Wind power: a growing source of green manufacturing jobs the U.S. is trying to botch
Particularly in the wake of Solyndra, solar power gets a ton of attention. It’s at that interesting stage of development where big innovations and big failures lurk around every corner — lots of stories to tell. As sexy as solar is, though, wind power has grown faster and is a much larger, more mature industry. This is from IEA’s Renewables Information 2011:
Even as conservatives attack clean energy and the promise of green jobs, wind power has provided a growing source of domestic manufacturing. A new report from the nonpartisan Congressional Research Service (available via AWEA) goes over the numbers:
U.S. and foreign manufacturers have expanded their capacity in the United States to assemble and produce wind turbines and components. Nearly 400 U.S. manufacturing facilities produced wind turbines and components in 2010, up from as few as 30 in 2004. An estimated 20,000 U.S. workers were employed in the manufacturing of wind turbines in 2010. Because turbine blades, towers, and certain other components are large and difficult to transport, manufacturing clusters have developed in certain states, notably Colorado, Iowa, and Texas, which offer proximity to the best locations for wind energy production. The U.S. wind turbine manufacturing industry also depends on imports, with the majority coming from European countries, where the technical ability to produce large wind turbines was developed. Although turbine manufacturers’ supply chains are global, recent investments are estimated to have raised the share of parts manufactured in the United States to 50-60%, up from 25% in 2005.
This is what everybody says they want: a growing source of high-skill, high-wage manufacturing jobs in an industry with potential for almost unlimited growth over the next several decades. You’d think U.S. policymakers would bend over backward to support it and encourage its further growth, no?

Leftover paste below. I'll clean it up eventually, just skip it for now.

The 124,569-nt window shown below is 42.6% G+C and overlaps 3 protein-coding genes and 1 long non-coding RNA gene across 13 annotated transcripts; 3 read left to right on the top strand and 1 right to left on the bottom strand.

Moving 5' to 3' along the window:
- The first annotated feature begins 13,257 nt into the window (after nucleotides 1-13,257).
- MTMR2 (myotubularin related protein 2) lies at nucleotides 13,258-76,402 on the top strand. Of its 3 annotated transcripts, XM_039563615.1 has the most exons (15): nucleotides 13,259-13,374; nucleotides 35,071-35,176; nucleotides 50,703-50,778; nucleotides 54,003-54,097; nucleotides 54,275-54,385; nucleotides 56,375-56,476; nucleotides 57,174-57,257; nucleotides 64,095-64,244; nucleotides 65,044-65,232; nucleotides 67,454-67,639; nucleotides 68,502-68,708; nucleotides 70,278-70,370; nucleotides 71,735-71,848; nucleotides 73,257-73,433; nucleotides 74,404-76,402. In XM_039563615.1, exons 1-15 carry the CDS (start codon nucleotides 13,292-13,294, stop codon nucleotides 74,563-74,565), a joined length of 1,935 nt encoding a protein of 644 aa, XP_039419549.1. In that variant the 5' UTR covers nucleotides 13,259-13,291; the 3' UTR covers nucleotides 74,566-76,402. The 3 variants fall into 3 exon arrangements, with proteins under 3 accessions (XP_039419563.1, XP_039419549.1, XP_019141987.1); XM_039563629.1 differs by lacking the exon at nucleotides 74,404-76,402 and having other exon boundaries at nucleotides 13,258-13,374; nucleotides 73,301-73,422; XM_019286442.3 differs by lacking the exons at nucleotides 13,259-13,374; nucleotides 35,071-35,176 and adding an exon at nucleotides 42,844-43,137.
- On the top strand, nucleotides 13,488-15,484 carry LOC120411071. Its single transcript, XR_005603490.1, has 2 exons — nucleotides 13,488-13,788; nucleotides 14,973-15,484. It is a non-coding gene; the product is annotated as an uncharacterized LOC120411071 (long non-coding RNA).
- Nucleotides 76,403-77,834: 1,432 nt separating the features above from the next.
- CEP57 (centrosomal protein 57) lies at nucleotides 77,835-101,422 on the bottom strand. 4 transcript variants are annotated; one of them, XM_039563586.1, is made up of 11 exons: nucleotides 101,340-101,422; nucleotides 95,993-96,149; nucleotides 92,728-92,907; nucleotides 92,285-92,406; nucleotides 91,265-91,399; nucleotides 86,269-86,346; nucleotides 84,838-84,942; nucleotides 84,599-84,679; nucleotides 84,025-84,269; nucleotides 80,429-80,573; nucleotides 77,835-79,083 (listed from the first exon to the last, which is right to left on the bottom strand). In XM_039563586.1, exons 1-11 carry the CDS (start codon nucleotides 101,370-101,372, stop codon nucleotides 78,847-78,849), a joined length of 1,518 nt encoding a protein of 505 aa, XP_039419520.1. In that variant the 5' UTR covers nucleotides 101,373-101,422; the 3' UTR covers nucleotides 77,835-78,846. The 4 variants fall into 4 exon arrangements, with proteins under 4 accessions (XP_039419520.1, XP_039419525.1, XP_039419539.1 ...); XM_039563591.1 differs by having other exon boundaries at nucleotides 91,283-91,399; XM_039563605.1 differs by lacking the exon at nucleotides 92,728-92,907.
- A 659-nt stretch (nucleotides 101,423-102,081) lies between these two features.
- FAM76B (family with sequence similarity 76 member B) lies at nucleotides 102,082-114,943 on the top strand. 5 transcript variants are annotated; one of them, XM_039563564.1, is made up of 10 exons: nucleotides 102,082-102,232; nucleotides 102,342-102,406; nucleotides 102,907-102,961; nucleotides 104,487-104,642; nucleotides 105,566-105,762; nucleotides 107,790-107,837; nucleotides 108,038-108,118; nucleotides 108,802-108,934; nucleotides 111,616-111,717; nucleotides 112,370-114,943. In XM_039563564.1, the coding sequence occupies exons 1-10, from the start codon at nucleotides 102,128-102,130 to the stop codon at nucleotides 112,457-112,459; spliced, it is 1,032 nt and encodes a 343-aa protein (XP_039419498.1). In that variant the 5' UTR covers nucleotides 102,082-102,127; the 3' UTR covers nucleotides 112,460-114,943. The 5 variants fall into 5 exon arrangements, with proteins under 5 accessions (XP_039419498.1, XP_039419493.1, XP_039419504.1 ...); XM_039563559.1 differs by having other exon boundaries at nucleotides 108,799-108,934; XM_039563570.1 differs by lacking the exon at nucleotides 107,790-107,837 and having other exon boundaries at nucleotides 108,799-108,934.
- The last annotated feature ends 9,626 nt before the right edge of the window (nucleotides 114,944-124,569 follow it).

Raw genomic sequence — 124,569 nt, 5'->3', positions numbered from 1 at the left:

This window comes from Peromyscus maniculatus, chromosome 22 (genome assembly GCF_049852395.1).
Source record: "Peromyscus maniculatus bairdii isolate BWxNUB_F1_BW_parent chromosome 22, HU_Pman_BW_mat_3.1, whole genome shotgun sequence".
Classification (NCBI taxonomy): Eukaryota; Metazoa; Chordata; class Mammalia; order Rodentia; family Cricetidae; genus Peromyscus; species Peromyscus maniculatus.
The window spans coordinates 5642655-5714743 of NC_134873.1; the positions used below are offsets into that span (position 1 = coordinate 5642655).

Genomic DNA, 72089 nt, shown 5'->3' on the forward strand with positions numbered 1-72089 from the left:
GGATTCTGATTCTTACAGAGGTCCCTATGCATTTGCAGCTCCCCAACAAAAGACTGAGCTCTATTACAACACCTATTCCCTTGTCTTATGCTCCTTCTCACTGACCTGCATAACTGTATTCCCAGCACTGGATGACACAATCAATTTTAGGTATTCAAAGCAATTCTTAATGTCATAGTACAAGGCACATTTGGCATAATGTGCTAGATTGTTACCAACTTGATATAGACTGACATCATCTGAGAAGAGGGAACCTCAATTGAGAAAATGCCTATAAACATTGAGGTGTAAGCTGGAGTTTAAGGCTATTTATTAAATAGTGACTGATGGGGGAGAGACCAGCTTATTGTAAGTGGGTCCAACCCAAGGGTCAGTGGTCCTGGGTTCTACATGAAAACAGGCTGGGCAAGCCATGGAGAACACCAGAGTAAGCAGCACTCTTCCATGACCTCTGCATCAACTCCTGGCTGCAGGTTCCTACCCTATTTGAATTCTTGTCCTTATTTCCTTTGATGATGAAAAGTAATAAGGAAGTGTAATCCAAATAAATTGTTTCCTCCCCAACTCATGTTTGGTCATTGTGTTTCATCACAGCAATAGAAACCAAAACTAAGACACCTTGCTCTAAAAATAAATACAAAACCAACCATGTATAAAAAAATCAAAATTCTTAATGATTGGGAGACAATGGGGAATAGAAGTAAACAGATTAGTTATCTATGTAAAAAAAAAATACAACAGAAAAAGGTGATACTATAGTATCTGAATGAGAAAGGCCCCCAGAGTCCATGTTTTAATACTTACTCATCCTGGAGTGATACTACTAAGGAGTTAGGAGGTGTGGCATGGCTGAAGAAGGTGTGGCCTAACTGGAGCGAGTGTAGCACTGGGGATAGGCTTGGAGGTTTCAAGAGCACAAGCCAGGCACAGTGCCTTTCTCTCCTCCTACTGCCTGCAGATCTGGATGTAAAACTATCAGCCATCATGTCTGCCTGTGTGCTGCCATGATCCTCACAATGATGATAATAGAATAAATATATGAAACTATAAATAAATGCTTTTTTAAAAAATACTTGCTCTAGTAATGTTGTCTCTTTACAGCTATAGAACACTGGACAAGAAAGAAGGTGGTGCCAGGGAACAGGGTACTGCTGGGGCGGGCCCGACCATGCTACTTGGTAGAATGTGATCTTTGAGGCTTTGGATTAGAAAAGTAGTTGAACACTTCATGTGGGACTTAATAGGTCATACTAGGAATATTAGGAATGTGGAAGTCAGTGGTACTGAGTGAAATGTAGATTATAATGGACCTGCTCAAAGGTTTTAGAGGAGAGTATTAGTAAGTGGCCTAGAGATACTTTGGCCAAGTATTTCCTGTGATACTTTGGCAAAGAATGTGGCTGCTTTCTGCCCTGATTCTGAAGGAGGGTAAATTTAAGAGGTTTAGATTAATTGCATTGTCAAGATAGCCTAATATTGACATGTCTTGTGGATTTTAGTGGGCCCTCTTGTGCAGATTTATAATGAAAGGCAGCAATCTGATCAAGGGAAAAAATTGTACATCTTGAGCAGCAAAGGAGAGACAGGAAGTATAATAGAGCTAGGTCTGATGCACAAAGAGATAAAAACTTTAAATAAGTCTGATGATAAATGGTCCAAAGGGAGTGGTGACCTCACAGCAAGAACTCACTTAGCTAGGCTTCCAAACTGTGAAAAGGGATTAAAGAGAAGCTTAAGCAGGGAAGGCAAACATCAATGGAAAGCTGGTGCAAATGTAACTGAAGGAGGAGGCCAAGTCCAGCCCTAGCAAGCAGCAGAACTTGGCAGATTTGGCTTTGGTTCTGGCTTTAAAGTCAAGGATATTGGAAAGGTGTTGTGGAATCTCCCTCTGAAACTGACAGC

No. Policy support for wind in America has been fragmented and inconsistent and much of it threatens to expire completely in the next few years.
As the CRS says, “future decisions about these policies will affect the extent to which wind turbine manufacturing becomes an important industrial sector in the United States.”
The main mechanism of support so far has been the production tax credit (first adopted under George H.W. Bush in 1992). Put aside the fact that tax credits are crappy renewables policy that discourage community ownership. (More on the evils of tax expenditures here.) If tax credits are going to be the policy instrument, at least they need to be consistent and predictable. America’s have been neither and the industry has sputtered because of it. CRS:
In each of the years during which the PTC lapsed (2000, 2002, and 2004), meaning that it expired prior to being renewed, the level of additional deployed wind capacity slowed or collapsed when compared to the previous year’s total: 93% in 2000, 73% in 2002, and 77% in 2004. Yet, when the PTC incentive was extended in 2004, 2007, and 2009, the industry responded positively, increasing wind power capacity compared to the previous year.
Now Congress is on the verge of blowing it again. This is no way to support an industry and no way to support job creation. The production tax credit is probably the best we can hope for out of this dysfunctional Congress, so … just renew the damn things already. Good jobs are on the line.
Of course, if America felt like joining the 21st century, it could adopt policies that are proven to spur large-scale deployment of renewable power. Indeed, according to the National Renewable Energy Laboratory (PDF), they are responsible for 75 percent of all solar PV and 45 percent of all wind development in the world. They have been implemented in over 50 countries, with a record of success in Germany, Denmark, China, Ireland, Brazil, Turkey, and elsewhere. The European Commission concluded (PDF) that they are “generally the most efficient and effective support schemes for promoting renewable electricity.”
They are called feed-in tariffs.
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